Harford churches work with Habitat to construct homes

Jeanine Nkurunziza fled her home in Burundi, Africa, in 1994 after war tore the country apart. She has experienced many hard times since she came to Maryland so many years ago but she has never lost her faith, said Joann Blewett, executive director of Harford Habitat for Humanity.

Thanks to Harford Habitat for Humanity, with the help of many local churches, “FaithWorks II: A United Churches Build,” Ms. Nkurunziza and her son, Hosanna, will have a home to call their own in a few weeks.

“She is the most joyful woman we have ever met,” said Ms. Blewett who said Ms. Nkurunziza calls at the beginning of every week and leaves a song of praise in her best singing voice for the people in the habitat office.

The FaithWorksII group is made up of different denominations including four Catholic parishes, Church of the Holy Spirit, Joppa; St. Margaret, Bel Air; St. Mark, Fallston; and St. Joan of Arc, Aberdeen. When the project began in late April the group literally worked from the ground up, adding walls, floors and a roof. The hope is that the house will be finished in the fall, said Joe Hughes, 67, a parishioner of St. Margaret.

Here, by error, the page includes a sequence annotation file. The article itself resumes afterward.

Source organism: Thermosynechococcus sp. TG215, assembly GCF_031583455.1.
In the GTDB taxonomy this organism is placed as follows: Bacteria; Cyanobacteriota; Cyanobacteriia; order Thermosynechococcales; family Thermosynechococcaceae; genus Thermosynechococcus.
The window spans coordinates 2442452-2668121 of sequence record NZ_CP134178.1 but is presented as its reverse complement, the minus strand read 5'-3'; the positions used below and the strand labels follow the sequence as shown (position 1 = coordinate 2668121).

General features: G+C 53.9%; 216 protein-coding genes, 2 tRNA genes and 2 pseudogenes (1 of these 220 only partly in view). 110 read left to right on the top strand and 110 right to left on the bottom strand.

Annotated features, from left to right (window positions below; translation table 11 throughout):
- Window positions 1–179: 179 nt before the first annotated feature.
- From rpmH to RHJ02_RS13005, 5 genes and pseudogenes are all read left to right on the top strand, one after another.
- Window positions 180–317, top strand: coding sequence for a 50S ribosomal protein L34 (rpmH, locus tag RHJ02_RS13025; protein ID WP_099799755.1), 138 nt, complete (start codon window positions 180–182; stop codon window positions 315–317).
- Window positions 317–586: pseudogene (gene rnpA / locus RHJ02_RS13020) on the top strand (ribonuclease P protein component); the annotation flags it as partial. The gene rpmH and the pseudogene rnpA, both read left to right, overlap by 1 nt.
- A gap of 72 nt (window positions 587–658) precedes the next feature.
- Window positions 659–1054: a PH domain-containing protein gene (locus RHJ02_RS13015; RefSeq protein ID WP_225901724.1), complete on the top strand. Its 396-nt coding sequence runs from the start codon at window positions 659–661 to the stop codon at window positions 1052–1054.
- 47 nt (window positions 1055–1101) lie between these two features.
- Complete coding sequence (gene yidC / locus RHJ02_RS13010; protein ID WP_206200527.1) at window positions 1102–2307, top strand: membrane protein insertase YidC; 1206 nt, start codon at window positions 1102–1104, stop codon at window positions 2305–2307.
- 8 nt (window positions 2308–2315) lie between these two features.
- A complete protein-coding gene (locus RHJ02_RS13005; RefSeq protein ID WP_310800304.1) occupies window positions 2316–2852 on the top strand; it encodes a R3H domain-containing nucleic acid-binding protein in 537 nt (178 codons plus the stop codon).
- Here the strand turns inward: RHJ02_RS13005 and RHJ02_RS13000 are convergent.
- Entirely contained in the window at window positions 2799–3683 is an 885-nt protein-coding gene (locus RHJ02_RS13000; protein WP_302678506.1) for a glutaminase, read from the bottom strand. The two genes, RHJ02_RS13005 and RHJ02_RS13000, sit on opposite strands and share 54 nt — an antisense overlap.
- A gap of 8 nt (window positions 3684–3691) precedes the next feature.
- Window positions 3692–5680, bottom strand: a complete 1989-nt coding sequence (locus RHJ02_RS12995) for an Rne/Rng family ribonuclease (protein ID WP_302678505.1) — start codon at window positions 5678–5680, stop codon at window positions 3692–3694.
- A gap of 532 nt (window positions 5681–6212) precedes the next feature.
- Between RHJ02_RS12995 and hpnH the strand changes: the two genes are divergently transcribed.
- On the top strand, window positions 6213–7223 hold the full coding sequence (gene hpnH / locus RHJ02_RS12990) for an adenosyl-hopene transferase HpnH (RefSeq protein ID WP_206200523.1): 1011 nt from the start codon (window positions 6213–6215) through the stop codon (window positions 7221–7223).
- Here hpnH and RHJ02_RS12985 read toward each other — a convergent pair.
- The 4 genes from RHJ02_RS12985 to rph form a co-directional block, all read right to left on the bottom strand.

“This is not only changing people’s lives but it’s changing the community,” said the committed volunteer. “The kingdom of God needs to begin on earth and this brings it closer.”

Ms. Nkurunziza is required to work 250 “sweat equity hours” on her new home according to the eligibility criteria for a habitat house. Applicants for a habitat home must show a “housing need” meaning their existing house has structural problems, inadequate living space, safety issues or stability problems. She must also be able to pay the mortgage and be a Harford county resident.

“There’s a thrill in helping others, not for the glory of it just in helping someone,” said Mr. Hughes, who is retired. “God says love your neighbor and this is the way to do it.”

According to Ms. Blewett the habitat program does not give away houses. By having the owner help in the building process they learn home maintenance skills. She also said the volunteers are what make the organization so successful.

“These houses are done by people who are generous, compassionate and care about their fellow man,” said Ms. Blewett. “Our biggest need is land to build on and having housing to rehab.”

To volunteer for Harford Habitat for Humanity, to donate land or houses visit www.harfordhabitat.org or call Ms. Blewett at 410-638-4434.

Catholic Review

The Catholic Review is the official publication of the Archdiocese of Baltimore.